The study of PTC and PROP sensitivity’s effect on other factors have started in the 1960’s. The psycho-pharmacologist researcher Roland Fischer (born in Hungary) was the first, who assumed that there might be a relationship between taste perception and food preference . Even until now several researchers study the relationship between taster status (and its haplo- and diplotypes) and body mass index [17, 21], food preference and frequencies of different food consumption (e.g. alcoholic drinks [22, 23], vegetables, especially the Brassicales [24, 25], coffee, tea , sweeteners ), and some diseases (e.g. Parkinson- disease, gastrointestinal tumours, chronic rhinosinusitis) and their symptoms [28, 29, 30].
The scope of the current research is to investigate correlations between taster status, body composition and the consumption frequency of bitter tasting foods. To achieve that we have performed PTC status survey, bioimpedance-based body composition measurement and used a food frequency questionnaire focused on bitter tasting foods.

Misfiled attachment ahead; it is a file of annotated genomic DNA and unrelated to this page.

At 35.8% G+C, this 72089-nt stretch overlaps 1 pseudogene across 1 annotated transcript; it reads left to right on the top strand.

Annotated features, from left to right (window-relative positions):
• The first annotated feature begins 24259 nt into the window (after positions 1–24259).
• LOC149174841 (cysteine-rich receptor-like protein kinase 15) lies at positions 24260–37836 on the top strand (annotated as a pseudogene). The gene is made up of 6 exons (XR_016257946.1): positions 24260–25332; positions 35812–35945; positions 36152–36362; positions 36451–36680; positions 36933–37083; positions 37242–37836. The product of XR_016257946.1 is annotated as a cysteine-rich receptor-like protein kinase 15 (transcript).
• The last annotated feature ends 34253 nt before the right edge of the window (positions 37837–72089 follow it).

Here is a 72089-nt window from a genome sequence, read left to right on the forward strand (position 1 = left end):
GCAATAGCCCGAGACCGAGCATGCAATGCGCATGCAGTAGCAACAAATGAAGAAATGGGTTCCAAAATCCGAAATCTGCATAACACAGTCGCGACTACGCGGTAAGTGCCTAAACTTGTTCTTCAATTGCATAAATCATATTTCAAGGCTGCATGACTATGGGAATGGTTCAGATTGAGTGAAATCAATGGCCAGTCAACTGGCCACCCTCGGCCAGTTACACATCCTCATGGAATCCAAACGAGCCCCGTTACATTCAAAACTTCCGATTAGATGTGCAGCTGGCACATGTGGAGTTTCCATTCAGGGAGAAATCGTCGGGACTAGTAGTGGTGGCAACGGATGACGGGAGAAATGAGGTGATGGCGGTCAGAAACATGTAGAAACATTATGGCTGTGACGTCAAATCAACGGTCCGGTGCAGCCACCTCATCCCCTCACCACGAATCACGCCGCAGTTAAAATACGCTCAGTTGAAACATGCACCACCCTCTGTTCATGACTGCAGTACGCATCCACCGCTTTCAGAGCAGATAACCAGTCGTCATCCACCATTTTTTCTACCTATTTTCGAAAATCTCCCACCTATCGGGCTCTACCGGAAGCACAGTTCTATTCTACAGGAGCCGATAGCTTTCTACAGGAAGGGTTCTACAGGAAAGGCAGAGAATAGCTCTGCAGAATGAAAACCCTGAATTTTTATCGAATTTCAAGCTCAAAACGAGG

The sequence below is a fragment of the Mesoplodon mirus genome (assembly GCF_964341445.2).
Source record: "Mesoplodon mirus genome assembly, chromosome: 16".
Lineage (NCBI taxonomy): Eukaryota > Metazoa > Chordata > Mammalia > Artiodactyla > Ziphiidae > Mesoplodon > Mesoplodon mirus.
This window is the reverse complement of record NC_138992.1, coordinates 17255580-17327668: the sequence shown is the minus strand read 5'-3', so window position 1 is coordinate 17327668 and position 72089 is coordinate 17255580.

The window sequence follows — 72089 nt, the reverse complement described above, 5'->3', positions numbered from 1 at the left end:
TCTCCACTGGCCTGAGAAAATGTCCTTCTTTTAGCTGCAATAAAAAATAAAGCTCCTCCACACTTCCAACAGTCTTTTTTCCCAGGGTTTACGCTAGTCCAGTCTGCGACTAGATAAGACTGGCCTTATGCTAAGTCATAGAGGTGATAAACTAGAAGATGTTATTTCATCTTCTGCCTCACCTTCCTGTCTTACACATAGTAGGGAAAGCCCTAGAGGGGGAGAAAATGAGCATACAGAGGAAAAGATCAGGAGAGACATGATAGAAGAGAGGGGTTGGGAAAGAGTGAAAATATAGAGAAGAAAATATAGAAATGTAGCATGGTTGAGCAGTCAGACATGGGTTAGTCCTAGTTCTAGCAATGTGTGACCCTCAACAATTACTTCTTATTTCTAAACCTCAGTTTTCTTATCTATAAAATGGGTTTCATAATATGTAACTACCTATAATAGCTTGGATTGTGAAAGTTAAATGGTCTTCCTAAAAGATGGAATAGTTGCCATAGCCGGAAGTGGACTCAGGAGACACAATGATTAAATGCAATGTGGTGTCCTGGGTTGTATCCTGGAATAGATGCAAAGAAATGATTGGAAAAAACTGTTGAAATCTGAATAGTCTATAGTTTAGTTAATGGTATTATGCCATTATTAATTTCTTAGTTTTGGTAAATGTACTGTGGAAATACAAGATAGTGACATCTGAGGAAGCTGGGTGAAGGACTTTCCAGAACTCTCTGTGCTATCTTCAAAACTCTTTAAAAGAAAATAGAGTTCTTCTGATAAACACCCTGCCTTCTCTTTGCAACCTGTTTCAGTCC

Data collection took place in February and March of 2019, participants were volunteers from the Food Science Faculty of Szent István University, and Faculty of Health Sciences, Semmelweis University (students and staff), altogether 170 people. In the taster status survey 170 people participated, in the body composition study we had 96 participants, the food frequency questionnaire (FFQ) was filled out by 170 individuals. All data were recorded anonymously. To link the different type of data, all participants received an individual code. Participants were informed on the data handling according to the general GDPR guidelines (Regulation (EU) 2016/679).